This week my feature is about the Gibson MIII, one of the coolest guitars I’ll probably never get my hands on. I’ve coveted this model from afar for, I kid thee not, 20 years (jeez, am I that old? No. No, I must have a time machine). In fact, it was the very first Cool Guitar They Don’t Make Any More I ever wrote about.

Here’s a sample:

The early 1990s were an unusual time of rapid change for guitar design. In the 1980s, the classic shapes of the ’60s and ’70s had fallen by the wayside, replaced by sleek shredders axes. Where once guitar players demanded elegant carved maple tops and fixed bridges, the typical guitarist of the ’80s wanted high-output humbuckers, Floyd Rose tremolos, 24 frets and flash. Lots of flash. Slash helped turn things around with his low-slung Gibson Les Pauls after Appetite For Destruction hit, but for the most part, day-glo finishes and pointy curves were where it was at. In the early ’90s, that all changed. By the end of 1992 shredding was out, ’80s-style hard rock was really out, and the guitars that made that music were really, really out. Players were, instead, seeking vintage – or at least retro-styled – guitars in keeping with the alternative aesthetic. Nobody wanted thin necks, hot pickups, whammy bars or reverse headstocks. As a result, a lot of innovative guitars never quite got their shot. Once such instrument was the Gibson M-III.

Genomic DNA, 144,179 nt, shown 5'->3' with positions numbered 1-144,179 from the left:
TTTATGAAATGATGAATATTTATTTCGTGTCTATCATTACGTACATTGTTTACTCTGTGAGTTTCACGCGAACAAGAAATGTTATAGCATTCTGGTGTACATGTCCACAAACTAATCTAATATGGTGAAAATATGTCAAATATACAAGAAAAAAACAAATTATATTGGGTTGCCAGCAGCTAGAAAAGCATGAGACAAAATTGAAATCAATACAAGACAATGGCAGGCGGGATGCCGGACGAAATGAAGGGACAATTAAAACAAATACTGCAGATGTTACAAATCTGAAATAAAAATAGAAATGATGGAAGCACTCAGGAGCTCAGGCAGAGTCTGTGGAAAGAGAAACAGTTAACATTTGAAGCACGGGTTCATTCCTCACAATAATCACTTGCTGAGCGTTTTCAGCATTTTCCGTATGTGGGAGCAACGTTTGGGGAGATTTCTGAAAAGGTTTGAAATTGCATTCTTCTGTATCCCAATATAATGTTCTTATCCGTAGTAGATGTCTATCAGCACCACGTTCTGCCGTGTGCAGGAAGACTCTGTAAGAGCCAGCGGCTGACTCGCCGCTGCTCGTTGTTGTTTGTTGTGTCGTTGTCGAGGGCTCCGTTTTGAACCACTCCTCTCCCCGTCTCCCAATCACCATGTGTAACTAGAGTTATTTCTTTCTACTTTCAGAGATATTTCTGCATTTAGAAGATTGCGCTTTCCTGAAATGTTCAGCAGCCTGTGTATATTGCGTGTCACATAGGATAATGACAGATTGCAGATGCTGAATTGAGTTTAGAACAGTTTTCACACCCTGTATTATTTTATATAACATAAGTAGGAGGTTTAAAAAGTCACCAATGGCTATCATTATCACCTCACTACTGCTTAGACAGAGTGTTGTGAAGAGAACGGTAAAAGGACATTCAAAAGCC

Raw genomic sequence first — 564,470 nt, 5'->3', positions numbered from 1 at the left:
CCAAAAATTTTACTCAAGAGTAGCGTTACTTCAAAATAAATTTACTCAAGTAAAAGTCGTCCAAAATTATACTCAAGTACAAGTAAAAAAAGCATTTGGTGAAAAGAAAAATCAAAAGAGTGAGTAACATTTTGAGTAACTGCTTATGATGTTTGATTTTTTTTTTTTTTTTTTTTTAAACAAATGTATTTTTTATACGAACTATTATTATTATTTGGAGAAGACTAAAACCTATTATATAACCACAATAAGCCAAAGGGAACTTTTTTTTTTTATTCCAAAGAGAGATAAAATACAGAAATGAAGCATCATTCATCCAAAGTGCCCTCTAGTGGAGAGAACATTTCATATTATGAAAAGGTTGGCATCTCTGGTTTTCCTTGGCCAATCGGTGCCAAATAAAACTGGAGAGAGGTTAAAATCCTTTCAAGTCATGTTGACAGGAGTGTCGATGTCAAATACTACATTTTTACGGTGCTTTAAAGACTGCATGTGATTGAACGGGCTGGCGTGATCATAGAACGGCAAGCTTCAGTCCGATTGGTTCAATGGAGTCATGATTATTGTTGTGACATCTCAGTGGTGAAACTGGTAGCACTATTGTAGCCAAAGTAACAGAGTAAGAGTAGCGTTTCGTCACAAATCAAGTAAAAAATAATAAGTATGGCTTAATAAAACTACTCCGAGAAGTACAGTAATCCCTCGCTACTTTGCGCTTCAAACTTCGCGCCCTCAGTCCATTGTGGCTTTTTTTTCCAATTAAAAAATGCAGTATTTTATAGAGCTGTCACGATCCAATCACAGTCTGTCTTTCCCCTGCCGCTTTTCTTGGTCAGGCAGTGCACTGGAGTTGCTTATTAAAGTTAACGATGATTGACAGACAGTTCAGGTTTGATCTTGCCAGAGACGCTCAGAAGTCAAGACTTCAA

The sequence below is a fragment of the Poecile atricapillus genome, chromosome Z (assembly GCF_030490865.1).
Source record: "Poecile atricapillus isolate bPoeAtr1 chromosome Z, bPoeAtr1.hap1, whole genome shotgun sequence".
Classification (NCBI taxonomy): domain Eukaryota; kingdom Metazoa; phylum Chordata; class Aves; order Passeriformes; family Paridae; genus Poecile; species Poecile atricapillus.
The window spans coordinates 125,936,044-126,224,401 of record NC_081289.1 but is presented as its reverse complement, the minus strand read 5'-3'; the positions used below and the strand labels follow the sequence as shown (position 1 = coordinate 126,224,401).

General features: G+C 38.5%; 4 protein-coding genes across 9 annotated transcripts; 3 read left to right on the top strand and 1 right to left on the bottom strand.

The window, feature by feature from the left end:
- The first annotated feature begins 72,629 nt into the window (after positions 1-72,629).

Click here to read the rest: Rebel Without A Cause: The Gibson M-III